On Bail in Jail
A discussion yesterday on BBC’s The Politics Show, illustrated just how voluble the public discourse around the ongoing detention of Marian Price has become. To the extent that there is a discourse rather than the issue being suffocated under a blanket of silence, is the outcome of persistent campaigning by people with no power pushing the issue right under the noses of the powerful. Included amongst them are many former prisoners who are determined that British injustice will be confronted whenever it shows its ugly face.
Four people from the DUP, Alliance, Sinn Fein and the SDLP took part in the studio discussion about the matter. The most assertive, even aggressive, advocate on behalf of Marian Price’s was the SDLP’s Alban Maginness. He turned Peter Weir of the DUP inside out, not mincing his words and hammering the idea of political detention, which he rightly called internment. Mairtin O Muilleoir of Sinn Fein also challenged the British decision to hold Price without trial. While not as passionate as Maginness, he too effectively rubbished the DUP case and was critical of British state policy on the matter.
With the Alliance Party you always get the impression that if the respective governments in Ireland and Britain intended to introduce driving on the other side of the road in line with wider European society, Alliance would want to do it gradually, a thousand cars a day. They would convince themselves it would be the right way to proceed oblivious to the pandemonium it would cause. But on this issue the party’s chief whip Stewart Dickson, try as he might wish to sit in the middle of the road, could not conceal his unease about the Price detention.
Weir alone was pleased, but then they his ilk always is. Claiming he would not be ‘crying too many tears’ at Price's incarceration, he was prevented going ecstatic only by the deftness of Maginness taking the wind out of his sails he each time he opened his trap. None of the DUP arguments square up. The notion that the judges only granted bail on the two charges against Price because they knew she was in jail anyway made no sense. The opposite is more likely to be true. Why bother granting bail to a person who can’t avail of it because they are already in prison? Marian Price was given bail because the judges involved considered her to pose no threat on the basis of the evidence before them. Simple as.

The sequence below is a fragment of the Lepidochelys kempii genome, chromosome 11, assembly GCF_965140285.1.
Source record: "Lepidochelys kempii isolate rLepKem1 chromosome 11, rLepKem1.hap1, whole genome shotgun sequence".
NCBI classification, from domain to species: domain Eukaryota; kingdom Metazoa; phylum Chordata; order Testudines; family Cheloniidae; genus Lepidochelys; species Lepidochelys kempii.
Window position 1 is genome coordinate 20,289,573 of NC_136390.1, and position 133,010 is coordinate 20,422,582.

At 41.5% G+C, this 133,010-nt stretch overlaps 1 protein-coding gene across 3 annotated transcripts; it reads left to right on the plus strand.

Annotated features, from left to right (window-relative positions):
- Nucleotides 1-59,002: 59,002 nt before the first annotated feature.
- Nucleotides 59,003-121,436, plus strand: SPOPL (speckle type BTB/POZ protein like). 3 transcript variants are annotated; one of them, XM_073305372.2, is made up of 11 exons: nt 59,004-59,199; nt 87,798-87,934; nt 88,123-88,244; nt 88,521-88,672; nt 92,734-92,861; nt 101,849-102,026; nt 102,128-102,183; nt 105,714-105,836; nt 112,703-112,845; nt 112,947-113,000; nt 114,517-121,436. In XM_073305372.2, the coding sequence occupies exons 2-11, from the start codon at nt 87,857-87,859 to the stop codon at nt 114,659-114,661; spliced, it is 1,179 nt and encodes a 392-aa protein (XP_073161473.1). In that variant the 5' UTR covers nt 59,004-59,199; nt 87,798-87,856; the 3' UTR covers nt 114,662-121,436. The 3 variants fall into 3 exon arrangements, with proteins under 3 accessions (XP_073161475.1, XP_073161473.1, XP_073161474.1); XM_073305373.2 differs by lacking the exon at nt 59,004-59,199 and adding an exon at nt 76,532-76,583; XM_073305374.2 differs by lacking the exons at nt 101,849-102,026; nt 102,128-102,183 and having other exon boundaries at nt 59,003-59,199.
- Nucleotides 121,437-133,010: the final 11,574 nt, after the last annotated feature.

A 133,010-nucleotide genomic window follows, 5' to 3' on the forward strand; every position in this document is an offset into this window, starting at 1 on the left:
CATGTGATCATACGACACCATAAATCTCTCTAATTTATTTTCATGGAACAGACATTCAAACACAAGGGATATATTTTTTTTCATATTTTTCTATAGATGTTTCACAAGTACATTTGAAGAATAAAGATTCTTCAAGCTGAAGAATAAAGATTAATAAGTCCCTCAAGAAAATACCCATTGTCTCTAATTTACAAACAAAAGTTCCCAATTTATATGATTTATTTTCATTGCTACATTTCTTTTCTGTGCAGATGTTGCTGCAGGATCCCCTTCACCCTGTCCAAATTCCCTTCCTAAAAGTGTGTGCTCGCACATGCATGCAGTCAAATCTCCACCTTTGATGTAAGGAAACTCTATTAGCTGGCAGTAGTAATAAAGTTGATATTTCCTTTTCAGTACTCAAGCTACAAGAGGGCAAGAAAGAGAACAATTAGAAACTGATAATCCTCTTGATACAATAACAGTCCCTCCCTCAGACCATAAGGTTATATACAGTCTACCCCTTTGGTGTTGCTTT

When due process kicked in last year and Marian Price got bail, the British dived in with the foul tackle for which she, not they, got the red card. Despite being 'on bail' since she has in fact been in jail, due process ignored, at the mere stroke of an unaccountable British politician’s pen. Journalistic bane of Tory policy in Ireland, Eamonn McCann has since commented that ‘the continuing imprisonment of Marian Price in Maghaberry is a scandal and would be seen more widely in this light were it not for her politics.’
Paterson in overruling the decision of the bail court in Bishop Street Derry made a clear political intervention into the realm of the judicial, belying any notion of a separation of powers. Due process was duly subverted and a politician not a judge, committed Marian Price to prison without trial, a policy Paterson’s Tory antecedents under Heath and Maudling introduced in the North with disastrous consequences.
Most people are out on bail but in this case courtesy of British malpractice Marian Price is in on bail.